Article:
8. 波波波

This one’s got some wit to it. The onyomi of this kanji for wave (in the oceanic sense) is ha. How many waves are there? Three, or san. Tack on the dakuten mark ( ゙ ) and you’ve got Sanba [3]. Obviously, existence doesn’t imply real-world usage, but I don’t see this name making waves anytime soon (bad pun fully intended).

7. 主人公

Here, the common noun “protagonist,” usually pronounced shujinkou, uses the English definition hero. Seems fairly self-explanatory.

6. 月姫

Instead of Kaguya or Usagi, here “moon” and “princess” become Rame, deriving from the French lamé, almost exclusively associated with a type of fabric using primarily gold and silver metallic fibers. I suppose a princess of the moon would wear shiny silver clothing, if only to better reflect the moonlight.

5. 愛羅

This name is normally read Aira, but for a kira kira flavoring, add a ti to make Tiara.

4. 男

Neither of the kanji onkun will get you anywhere with this name. This is read Adamu, who figures as the first man created by God in the Book of Genesis. (Following this logic, 女 could ostensibly be read Ibu after Eve.)

3. 苺苺苺

Some kira kira names have at least some semblance of an origin story, But for Marinaru, no one agrees on how this particular reading came about. One deeply curious person did some etymological sleuthing and attempted to break it down like so: ma, shortened from the onyomi mai; ri from strawberry (ストロベリー); and naru, meaning to become or bear fruit [5]. I suppose that’s as good an explanation as any for this fruitful name.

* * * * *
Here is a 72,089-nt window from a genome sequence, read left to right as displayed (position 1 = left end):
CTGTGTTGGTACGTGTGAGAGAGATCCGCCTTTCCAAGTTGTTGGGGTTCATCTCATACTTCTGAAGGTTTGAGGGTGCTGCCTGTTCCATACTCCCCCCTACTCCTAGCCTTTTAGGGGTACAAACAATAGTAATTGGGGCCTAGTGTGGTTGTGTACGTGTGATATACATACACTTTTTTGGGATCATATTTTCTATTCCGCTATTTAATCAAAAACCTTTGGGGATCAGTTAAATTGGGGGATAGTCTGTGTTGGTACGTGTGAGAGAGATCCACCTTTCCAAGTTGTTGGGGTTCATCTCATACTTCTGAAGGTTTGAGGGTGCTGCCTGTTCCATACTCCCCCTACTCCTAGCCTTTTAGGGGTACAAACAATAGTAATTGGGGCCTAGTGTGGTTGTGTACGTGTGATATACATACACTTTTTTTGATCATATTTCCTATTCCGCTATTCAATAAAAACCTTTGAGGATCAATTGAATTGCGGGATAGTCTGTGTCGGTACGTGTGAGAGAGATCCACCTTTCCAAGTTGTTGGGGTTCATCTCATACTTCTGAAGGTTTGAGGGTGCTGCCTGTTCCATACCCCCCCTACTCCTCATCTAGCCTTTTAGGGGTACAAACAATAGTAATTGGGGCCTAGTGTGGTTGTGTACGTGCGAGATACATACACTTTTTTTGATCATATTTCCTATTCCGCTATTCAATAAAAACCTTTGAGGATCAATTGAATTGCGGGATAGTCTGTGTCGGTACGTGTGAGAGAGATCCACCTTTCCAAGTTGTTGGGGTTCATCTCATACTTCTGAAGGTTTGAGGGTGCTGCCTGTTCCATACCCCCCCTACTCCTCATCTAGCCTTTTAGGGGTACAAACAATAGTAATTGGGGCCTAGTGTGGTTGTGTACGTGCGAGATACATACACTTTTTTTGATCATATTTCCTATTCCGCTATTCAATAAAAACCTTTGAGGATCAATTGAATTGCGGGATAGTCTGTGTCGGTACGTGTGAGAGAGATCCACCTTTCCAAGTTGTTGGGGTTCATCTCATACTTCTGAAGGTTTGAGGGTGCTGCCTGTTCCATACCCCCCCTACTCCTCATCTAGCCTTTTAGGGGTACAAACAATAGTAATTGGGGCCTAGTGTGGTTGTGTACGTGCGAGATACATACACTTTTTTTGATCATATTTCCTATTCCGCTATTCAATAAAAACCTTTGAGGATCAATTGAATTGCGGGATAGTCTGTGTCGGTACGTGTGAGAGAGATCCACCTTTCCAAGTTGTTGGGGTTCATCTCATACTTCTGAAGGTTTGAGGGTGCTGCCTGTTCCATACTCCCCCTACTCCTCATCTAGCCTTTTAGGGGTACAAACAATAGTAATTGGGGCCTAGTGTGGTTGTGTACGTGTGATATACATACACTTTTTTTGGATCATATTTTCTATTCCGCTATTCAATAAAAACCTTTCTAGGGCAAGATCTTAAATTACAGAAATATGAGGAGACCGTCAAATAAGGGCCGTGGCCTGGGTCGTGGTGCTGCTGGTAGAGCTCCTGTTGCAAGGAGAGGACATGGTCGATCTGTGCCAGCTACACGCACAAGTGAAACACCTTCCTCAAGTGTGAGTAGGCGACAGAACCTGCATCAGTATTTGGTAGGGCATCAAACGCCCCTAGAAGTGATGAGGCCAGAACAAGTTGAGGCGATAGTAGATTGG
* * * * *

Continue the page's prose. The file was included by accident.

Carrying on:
2. 七音

Sometimes names with a variety of accepted common readings can throw people off if an unconventional, but connotational reading is in play. 七音 can be pronounced Nao or Nanao, but in this case, the phonetic readings are thrown out the window in favor of kanji meaning. “Seven” and “music note” refer to the Do Re Mi musical scale famously popularized in the musical The Sound of Music.

And finally, one of the most challenging kira kira names to read is…

1. 皇帝

With names like 苺苺苺, you’d think this one would be a piece of cake for most people, but nope! One 2023 list currently ranks this name as the number one most difficult name to read [4]. The common noun for emperor koutei is pronounced shiiza after the famed Roman emperor Julius Caesar.

How many names were you able to read? Let us know on Twitter and share any kira kira names you’ve come across in the wild!

Yabai! The Most Versatile Word in the Japanese Language?


[1] キラキラネームに一定基準 戸籍に読み仮名、閣議決定. Yahoo! News Japan.

[2] これってキラキラネーム?判断基準は?後悔しない為に知っておくこと. Goodname-Life.

[3] 初見で分かったら自慢できるかも! 名前「波波波」はなんて読むでしょう【キラキラネームクイズ】. All About JP.

[4] キラキラネーム難読ランキング100選!読めない順に紹介【2023最新版】. RANK1.

[5] 「苺苺苺」命名の謎に迫る. Wakei Blog.

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Alyssa Pearl Fusek

Alyssa Pearl Fusek is a freelance writer currently haunting the Pacific Northwest. She holds a B.A. in Japanese Studies from Willamette University. When she's not writing for Unseen Japan, she's either reading about Japan, writing poetry and fiction, or drinking copious amounts of jasmine green tea. Find her on Bluesky at @apearlwrites.